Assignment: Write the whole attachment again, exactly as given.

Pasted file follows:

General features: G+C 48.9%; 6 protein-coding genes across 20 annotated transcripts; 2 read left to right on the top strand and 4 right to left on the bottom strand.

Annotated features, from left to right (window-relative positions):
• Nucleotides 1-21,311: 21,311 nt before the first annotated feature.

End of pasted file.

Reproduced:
General features: G+C 48.9%; 6 protein-coding genes across 20 annotated transcripts; 2 read left to right on the top strand and 4 right to left on the bottom strand.

Annotated features, from left to right (window-relative positions):
• Nucleotides 1-21,311: 21,311 nt before the first annotated feature.